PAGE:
Polan is also interested in assessing the film’s textual construction, and while he (wisely) does not examine the entire film, he devotes a long chapter to analyzing specific scenes, moments, and their formal strategies. He looks at how camera angles and movement work in conjunction with editing, actors’ performances, and sound design, among other elements, to create a film of remarkable craftsmanship that is especially good at creating suspense and teamwork, as well as hope and dashed hope. He intersperses these close readings with several “interludes” that situate the film in a number of cultural and cinematic contexts, including its relation to the caper film and to cultural sensibilities of the 1960s. Thus, Polan gives the reader an account of the precise means by which The Great Escape works, textually, while also suggesting multiple ways in which its meanings are derived from a larger intertextual and discursive relay. Indeed, Polan closely examines many of the film’s “afterlives,” cataloguing how it has been referenced, directly and not, in countless instances of popular culture, including television ads that have drawn upon the film but twisted it into a representation of triumphant liberation. He also provides an extended comparison to the POW sitcom Hogan’s Heroes, which began airing just two years after the film was released. One gets a sense of how impactful this film has been, and yet also of how varied, even contradictory, a text can become as it gets reworked in culture.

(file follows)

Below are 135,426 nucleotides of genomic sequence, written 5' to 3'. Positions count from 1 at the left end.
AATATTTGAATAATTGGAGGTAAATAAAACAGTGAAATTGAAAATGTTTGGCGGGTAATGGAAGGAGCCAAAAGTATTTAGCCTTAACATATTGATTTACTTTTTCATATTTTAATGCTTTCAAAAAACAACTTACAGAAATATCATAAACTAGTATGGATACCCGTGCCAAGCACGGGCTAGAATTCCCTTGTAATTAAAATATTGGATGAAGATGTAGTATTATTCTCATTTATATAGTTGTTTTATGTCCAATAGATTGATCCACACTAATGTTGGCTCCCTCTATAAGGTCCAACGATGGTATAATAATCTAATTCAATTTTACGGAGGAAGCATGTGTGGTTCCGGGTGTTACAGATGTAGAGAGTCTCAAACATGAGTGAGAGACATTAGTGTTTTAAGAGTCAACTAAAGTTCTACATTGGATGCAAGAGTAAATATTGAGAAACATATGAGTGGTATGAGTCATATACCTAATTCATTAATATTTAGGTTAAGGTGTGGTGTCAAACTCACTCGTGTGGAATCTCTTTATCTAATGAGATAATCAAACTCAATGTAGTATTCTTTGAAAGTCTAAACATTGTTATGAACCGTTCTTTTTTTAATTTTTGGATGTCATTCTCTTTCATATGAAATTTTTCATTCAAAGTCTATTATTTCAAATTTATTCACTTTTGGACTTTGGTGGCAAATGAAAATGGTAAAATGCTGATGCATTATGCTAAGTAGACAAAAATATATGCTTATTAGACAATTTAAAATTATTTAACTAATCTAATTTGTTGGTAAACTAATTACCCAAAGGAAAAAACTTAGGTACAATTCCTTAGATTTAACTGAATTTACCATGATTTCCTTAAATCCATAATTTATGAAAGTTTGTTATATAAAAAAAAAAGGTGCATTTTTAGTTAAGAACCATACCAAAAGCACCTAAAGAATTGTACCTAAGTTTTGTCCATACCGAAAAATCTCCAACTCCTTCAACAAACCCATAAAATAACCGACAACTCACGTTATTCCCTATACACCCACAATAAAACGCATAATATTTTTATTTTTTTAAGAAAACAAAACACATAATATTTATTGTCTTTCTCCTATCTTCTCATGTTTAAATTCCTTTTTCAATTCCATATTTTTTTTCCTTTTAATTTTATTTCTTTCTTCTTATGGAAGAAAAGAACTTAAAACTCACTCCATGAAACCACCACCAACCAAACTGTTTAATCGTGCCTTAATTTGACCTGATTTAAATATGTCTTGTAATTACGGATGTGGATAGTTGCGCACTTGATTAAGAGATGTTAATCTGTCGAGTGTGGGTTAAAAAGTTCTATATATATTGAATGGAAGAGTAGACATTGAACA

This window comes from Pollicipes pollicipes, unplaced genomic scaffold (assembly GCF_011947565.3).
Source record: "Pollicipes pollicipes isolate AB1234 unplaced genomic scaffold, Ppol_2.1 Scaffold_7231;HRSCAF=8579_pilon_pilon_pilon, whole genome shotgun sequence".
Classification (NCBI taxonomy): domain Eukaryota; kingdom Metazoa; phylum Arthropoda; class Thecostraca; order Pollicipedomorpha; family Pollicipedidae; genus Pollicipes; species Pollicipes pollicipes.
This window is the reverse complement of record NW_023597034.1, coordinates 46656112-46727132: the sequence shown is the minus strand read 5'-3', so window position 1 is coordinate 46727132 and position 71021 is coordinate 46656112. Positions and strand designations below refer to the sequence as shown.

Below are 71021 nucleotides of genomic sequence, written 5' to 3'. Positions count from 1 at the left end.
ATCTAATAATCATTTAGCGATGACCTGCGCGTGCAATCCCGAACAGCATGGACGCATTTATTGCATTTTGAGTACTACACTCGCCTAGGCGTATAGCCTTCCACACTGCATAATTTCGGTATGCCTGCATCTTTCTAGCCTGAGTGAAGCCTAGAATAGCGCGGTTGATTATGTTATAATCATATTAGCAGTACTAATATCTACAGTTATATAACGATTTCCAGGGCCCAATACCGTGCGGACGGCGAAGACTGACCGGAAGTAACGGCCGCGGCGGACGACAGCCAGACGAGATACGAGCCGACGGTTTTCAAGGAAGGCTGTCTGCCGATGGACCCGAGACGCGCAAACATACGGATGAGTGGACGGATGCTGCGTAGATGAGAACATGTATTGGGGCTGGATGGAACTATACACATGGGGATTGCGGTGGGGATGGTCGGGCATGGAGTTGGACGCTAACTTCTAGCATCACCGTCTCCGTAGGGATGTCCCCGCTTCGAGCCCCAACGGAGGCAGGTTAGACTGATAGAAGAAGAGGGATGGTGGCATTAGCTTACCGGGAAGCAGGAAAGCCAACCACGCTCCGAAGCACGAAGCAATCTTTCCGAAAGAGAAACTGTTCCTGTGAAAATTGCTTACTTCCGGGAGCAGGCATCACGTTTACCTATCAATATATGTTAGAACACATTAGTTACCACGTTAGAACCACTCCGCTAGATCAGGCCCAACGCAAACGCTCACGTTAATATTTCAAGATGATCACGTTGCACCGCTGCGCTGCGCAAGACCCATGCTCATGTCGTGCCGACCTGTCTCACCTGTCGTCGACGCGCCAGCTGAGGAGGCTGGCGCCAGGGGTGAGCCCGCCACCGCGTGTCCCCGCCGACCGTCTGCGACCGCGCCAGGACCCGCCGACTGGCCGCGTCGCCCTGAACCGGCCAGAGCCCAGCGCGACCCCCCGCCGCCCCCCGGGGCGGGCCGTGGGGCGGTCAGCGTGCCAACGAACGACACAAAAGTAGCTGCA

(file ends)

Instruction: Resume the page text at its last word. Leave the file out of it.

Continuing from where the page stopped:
Polan adds a final, complicating layer to this multidimensional study in an appendix that offers a concise but exacting account of the real historical events that inspired Brickhill’s book and, via adaptation, The Great Escape. This is especially thrilling to read if one’s only knowledge of the tale is through those sources, though Polan makes it clear that much discussion has already been devoted to the ways in which these texts deviate from the historical record, even as he marks those differences here. Yet, as in the rest of the book, this account is punctuated by specific individuals’ accounts of the history and its relation to The Great Escape—once again demonstrating how history is lived and made subjectively, which is not to say falsely. Dreams of Flight shows how The Great Escape has escaped its own apparent, and impressive, textual form.

Daniel Herbert